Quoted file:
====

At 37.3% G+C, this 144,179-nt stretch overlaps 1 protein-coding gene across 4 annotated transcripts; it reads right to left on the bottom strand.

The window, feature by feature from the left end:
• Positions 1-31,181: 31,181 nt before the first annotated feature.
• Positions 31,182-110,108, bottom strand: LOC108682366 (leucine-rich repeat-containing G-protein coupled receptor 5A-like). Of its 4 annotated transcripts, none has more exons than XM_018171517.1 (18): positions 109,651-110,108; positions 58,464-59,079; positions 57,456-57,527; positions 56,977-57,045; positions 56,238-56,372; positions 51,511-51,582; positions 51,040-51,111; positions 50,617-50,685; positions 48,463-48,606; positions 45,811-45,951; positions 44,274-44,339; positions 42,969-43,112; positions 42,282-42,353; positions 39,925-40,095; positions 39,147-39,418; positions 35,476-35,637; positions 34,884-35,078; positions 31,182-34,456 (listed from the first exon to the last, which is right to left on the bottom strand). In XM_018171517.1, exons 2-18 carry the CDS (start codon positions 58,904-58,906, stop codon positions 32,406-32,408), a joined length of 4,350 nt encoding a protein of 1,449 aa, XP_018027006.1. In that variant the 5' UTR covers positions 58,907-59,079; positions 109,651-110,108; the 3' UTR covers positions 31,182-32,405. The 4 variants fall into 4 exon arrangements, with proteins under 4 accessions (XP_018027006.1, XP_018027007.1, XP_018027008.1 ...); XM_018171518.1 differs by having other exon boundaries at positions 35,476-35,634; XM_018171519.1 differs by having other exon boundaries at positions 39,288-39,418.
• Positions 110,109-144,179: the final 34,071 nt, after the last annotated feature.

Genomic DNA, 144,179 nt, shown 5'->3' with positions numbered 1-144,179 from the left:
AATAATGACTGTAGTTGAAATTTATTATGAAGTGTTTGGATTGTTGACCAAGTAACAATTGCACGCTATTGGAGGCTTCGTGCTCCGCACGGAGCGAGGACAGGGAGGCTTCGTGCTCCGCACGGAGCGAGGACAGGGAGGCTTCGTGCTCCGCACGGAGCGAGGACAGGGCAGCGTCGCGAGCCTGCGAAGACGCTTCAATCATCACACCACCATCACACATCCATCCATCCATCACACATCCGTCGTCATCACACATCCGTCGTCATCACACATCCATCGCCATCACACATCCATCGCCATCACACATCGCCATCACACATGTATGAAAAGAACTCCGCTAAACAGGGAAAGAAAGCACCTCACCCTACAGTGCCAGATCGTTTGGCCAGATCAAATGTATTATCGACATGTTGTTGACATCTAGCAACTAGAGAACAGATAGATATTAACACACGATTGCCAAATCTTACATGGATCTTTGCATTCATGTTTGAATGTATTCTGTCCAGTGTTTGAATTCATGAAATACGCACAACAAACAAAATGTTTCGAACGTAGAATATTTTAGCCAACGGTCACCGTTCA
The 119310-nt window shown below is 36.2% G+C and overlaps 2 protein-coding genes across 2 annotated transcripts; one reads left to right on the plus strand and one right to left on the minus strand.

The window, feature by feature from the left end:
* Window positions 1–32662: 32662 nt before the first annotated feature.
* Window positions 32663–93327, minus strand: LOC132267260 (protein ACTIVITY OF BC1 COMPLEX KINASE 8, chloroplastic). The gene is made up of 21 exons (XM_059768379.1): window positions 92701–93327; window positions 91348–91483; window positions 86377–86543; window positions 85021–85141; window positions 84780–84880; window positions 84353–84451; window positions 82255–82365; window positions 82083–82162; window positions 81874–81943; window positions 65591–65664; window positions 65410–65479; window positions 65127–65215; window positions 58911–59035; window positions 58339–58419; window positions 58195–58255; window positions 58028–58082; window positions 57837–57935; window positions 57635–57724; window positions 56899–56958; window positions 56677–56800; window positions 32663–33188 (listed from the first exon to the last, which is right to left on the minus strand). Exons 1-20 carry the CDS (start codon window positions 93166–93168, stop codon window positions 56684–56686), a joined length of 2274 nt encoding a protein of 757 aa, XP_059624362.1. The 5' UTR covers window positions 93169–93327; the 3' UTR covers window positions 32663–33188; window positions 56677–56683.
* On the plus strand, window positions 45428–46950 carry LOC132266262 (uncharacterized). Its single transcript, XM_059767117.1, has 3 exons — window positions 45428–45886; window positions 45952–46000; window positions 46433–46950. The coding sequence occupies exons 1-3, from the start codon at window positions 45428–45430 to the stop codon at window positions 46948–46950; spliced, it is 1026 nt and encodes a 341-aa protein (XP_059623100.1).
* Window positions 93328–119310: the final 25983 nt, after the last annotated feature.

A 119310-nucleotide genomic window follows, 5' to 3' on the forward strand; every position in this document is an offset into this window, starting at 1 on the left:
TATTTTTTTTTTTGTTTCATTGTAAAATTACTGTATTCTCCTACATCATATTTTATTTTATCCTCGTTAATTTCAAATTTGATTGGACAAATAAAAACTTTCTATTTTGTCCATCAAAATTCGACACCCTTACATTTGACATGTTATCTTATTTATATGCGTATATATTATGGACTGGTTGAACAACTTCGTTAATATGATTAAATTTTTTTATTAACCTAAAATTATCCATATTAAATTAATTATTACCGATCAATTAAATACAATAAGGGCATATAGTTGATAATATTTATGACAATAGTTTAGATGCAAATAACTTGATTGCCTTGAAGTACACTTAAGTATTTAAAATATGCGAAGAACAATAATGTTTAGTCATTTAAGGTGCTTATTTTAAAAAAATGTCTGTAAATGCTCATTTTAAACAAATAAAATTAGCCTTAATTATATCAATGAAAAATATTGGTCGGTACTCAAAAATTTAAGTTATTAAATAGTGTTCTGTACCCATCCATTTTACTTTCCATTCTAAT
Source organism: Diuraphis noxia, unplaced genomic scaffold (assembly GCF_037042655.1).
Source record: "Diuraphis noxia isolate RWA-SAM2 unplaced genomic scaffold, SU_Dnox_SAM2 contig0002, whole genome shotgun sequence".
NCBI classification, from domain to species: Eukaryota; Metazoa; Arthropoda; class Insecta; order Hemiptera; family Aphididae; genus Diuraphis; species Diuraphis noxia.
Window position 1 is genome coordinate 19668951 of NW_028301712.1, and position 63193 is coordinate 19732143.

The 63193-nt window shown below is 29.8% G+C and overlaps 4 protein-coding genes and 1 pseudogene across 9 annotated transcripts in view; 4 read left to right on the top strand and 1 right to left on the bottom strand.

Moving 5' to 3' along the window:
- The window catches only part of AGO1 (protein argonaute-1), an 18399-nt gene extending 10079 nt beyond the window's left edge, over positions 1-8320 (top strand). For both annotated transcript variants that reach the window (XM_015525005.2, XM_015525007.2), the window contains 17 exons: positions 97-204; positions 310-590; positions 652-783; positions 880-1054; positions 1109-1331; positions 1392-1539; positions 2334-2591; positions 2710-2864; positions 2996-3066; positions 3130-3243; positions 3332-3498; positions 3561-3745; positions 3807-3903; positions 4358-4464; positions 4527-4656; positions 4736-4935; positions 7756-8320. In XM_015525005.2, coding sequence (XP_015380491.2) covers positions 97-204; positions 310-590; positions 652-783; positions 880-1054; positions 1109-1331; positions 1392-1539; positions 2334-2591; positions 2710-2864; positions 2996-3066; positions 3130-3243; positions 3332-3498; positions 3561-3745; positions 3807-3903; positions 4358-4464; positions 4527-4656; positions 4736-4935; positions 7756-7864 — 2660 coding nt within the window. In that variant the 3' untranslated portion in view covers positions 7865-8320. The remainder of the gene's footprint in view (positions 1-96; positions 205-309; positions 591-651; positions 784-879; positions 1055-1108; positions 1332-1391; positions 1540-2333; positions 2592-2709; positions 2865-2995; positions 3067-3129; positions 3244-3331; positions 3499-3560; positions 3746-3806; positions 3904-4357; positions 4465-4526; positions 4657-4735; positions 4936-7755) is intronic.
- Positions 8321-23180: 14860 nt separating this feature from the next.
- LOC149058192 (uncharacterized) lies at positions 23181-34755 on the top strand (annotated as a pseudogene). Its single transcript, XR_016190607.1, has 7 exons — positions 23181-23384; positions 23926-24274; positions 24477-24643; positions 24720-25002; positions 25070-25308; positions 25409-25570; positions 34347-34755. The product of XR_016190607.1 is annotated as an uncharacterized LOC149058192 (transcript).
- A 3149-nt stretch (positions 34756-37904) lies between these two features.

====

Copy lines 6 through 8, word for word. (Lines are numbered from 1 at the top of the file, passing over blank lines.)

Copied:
Genomic DNA, 144,179 nt, shown 5'->3' with positions numbered 1-144,179 from the left:
AATAATGACTGTAGTTGAAATTTATTATGAAGTGTTTGGATTGTTGACCAAGTAACAATTGCACGCTATTGGAGGCTTCGTGCTCCGCACGGAGCGAGGACAGGGAGGCTTCGTGCTCCGCACGGAGCGAGGACAGGGAGGCTTCGTGCTCCGCACGGAGCGAGGACAGGGCAGCGTCGCGAGCCTGCGAAGACGCTTCAATCATCACACCACCATCACACATCCATCCATCCATCACACATCCGTCGTCATCACACATCCGTCGTCATCACACATCCATCGCCATCACACATCCATCGCCATCACACATCGCCATCACACATGTATGAAAAGAACTCCGCTAAACAGGGAAAGAAAGCACCTCACCCTACAGTGCCAGATCGTTTGGCCAGATCAAATGTATTATCGACATGTTGTTGACATCTAGCAACTAGAGAACAGATAGATATTAACACACGATTGCCAAATCTTACATGGATCTTTGCATTCATGTTTGAATGTATTCTGTCCAGTGTTTGAATTCATGAAATACGCACAACAAACAAAATGTTTCGAACGTAGAATATTTTAGCCAACGGTCACCGTTCA
The 119310-nt window shown below is 36.2% G+C and overlaps 2 protein-coding genes across 2 annotated transcripts; one reads left to right on the plus strand and one right to left on the minus strand.